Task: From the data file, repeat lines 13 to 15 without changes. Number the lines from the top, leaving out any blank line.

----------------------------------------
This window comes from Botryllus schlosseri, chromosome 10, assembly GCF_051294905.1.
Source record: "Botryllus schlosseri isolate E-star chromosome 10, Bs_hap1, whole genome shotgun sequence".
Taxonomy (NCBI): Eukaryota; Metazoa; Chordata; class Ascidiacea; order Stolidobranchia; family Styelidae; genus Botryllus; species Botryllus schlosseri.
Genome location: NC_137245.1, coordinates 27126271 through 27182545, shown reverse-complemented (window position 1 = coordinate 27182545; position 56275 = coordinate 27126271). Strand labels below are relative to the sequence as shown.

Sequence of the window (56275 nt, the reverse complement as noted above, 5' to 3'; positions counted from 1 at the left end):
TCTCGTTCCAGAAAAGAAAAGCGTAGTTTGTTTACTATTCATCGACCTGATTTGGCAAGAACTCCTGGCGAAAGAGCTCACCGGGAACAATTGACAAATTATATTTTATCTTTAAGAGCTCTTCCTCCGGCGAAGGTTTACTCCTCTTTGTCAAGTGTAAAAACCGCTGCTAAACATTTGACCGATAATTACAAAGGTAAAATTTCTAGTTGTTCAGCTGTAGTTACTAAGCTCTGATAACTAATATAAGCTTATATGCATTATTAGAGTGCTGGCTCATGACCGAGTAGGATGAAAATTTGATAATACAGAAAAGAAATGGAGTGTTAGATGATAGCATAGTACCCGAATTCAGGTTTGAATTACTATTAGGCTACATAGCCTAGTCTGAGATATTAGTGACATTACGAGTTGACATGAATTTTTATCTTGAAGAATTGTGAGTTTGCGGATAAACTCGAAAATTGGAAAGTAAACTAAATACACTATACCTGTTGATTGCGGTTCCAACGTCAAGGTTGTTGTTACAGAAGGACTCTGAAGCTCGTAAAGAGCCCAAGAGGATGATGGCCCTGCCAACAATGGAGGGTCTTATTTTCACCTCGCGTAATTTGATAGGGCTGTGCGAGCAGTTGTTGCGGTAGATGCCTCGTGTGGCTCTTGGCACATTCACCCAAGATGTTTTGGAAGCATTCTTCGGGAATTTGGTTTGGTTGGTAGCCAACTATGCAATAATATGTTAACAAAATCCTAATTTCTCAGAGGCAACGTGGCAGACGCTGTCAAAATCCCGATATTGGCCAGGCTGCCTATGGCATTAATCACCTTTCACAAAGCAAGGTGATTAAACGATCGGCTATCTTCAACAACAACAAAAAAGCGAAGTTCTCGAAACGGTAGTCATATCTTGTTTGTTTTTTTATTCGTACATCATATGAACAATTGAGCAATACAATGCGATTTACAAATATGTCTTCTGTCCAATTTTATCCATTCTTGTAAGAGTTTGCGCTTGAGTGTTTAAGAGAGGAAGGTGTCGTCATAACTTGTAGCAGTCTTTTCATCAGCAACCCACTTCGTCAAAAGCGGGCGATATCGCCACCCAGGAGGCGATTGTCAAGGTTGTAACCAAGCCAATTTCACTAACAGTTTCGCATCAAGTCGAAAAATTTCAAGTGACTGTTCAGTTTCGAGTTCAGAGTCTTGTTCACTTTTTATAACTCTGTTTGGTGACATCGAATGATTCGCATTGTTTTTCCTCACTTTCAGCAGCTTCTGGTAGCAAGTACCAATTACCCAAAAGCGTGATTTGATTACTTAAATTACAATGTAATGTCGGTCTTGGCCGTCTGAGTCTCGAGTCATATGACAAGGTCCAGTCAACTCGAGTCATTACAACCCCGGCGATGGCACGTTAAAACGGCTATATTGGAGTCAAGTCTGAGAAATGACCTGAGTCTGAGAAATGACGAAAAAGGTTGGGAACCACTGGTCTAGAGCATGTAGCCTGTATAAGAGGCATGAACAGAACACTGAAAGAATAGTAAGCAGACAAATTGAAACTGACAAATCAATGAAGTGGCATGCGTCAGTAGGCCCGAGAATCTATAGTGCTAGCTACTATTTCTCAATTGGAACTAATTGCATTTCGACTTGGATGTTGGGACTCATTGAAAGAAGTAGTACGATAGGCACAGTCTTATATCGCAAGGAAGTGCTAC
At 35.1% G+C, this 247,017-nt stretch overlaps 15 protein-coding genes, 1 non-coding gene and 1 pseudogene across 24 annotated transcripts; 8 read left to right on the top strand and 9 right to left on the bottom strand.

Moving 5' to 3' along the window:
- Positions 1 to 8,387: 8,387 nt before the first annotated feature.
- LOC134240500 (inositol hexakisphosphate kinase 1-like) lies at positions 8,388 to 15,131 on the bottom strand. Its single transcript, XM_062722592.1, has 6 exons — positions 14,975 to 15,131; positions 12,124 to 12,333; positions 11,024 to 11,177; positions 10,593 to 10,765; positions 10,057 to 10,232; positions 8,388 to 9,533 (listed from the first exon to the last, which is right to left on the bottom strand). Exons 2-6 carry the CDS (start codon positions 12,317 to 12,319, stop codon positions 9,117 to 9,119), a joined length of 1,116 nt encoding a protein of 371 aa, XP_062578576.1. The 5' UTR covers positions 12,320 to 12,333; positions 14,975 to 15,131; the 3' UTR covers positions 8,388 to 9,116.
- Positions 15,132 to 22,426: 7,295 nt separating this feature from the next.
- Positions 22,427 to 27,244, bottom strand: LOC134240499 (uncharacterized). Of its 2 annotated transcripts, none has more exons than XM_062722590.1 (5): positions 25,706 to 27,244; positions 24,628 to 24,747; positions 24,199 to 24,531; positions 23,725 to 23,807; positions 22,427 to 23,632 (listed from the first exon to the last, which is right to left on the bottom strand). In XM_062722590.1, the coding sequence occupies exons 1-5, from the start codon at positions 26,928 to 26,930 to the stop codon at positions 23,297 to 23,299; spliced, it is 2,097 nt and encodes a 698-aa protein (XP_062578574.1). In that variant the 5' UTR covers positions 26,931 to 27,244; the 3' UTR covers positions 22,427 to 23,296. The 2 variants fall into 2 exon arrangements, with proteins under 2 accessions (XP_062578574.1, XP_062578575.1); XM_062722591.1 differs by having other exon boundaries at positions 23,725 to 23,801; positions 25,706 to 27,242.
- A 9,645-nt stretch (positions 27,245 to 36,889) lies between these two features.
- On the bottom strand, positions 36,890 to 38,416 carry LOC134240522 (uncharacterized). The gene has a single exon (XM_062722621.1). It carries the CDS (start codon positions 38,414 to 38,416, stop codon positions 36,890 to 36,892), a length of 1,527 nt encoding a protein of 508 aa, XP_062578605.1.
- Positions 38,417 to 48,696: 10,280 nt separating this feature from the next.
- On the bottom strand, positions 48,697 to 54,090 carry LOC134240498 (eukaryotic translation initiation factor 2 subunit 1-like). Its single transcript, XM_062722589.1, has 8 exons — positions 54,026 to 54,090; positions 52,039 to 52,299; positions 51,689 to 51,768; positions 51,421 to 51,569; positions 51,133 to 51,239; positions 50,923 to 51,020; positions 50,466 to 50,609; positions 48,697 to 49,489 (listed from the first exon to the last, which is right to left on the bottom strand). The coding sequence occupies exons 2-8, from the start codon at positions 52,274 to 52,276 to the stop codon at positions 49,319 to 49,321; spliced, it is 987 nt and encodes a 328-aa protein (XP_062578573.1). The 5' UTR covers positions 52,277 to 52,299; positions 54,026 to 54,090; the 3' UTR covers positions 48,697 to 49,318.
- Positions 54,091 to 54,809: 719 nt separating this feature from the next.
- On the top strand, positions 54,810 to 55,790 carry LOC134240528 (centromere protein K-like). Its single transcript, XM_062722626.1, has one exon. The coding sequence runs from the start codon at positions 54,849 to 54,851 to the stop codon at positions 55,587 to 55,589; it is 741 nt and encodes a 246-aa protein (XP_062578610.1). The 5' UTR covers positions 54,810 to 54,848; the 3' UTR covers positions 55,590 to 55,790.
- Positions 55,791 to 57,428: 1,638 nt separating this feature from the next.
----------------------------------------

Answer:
- A 9,645-nt stretch (positions 27,245 to 36,889) lies between these two features.
- On the bottom strand, positions 36,890 to 38,416 carry LOC134240522 (uncharacterized). The gene has a single exon (XM_062722621.1). It carries the CDS (start codon positions 38,414 to 38,416, stop codon positions 36,890 to 36,892), a length of 1,527 nt encoding a protein of 508 aa, XP_062578605.1.
- Positions 38,417 to 48,696: 10,280 nt separating this feature from the next.